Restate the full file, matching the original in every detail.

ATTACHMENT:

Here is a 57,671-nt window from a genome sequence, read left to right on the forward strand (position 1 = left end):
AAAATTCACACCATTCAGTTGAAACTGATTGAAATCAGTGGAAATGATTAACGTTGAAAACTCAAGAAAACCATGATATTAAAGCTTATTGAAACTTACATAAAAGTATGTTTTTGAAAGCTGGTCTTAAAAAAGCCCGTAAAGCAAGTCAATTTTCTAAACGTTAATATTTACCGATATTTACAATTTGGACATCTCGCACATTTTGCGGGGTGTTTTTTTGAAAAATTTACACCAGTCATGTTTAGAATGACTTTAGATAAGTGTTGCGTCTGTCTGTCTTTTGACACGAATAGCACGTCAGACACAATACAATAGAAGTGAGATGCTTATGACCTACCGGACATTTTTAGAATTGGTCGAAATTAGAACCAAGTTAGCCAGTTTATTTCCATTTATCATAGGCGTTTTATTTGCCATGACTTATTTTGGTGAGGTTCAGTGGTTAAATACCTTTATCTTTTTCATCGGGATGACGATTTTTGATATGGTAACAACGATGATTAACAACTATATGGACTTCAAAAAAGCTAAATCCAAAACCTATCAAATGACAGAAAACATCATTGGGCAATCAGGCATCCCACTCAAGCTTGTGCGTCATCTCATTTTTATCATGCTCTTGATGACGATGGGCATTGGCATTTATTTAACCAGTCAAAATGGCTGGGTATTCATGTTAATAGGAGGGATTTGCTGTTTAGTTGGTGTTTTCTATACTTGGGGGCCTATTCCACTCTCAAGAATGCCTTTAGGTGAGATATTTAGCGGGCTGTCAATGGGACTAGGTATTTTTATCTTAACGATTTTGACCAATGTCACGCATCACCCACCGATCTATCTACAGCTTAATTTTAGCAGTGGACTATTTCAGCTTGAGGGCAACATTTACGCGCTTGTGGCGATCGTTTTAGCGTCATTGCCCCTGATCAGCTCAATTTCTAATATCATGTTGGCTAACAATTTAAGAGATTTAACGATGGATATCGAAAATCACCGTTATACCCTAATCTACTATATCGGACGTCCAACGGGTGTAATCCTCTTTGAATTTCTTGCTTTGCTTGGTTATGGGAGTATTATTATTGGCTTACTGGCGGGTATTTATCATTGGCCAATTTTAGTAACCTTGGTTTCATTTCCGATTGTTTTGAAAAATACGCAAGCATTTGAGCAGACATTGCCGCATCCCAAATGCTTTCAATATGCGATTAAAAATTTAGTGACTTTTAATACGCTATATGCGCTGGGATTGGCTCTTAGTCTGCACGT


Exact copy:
Here is a 57,671-nt window from a genome sequence, read left to right on the forward strand (position 1 = left end):
AAAATTCACACCATTCAGTTGAAACTGATTGAAATCAGTGGAAATGATTAACGTTGAAAACTCAAGAAAACCATGATATTAAAGCTTATTGAAACTTACATAAAAGTATGTTTTTGAAAGCTGGTCTTAAAAAAGCCCGTAAAGCAAGTCAATTTTCTAAACGTTAATATTTACCGATATTTACAATTTGGACATCTCGCACATTTTGCGGGGTGTTTTTTTGAAAAATTTACACCAGTCATGTTTAGAATGACTTTAGATAAGTGTTGCGTCTGTCTGTCTTTTGACACGAATAGCACGTCAGACACAATACAATAGAAGTGAGATGCTTATGACCTACCGGACATTTTTAGAATTGGTCGAAATTAGAACCAAGTTAGCCAGTTTATTTCCATTTATCATAGGCGTTTTATTTGCCATGACTTATTTTGGTGAGGTTCAGTGGTTAAATACCTTTATCTTTTTCATCGGGATGACGATTTTTGATATGGTAACAACGATGATTAACAACTATATGGACTTCAAAAAAGCTAAATCCAAAACCTATCAAATGACAGAAAACATCATTGGGCAATCAGGCATCCCACTCAAGCTTGTGCGTCATCTCATTTTTATCATGCTCTTGATGACGATGGGCATTGGCATTTATTTAACCAGTCAAAATGGCTGGGTATTCATGTTAATAGGAGGGATTTGCTGTTTAGTTGGTGTTTTCTATACTTGGGGGCCTATTCCACTCTCAAGAATGCCTTTAGGTGAGATATTTAGCGGGCTGTCAATGGGACTAGGTATTTTTATCTTAACGATTTTGACCAATGTCACGCATCACCCACCGATCTATCTACAGCTTAATTTTAGCAGTGGACTATTTCAGCTTGAGGGCAACATTTACGCGCTTGTGGCGATCGTTTTAGCGTCATTGCCCCTGATCAGCTCAATTTCTAATATCATGTTGGCTAACAATTTAAGAGATTTAACGATGGATATCGAAAATCACCGTTATACCCTAATCTACTATATCGGACGTCCAACGGGTGTAATCCTCTTTGAATTTCTTGCTTTGCTTGGTTATGGGAGTATTATTATTGGCTTACTGGCGGGTATTTATCATTGGCCAATTTTAGTAACCTTGGTTTCATTTCCGATTGTTTTGAAAAATACGCAAGCATTTGAGCAGACATTGCCGCATCCCAAATGCTTTCAATATGCGATTAAAAATTTAGTGACTTTTAATACGCTATATGCGCTGGGATTGGCTCTTAGTCTGCACGT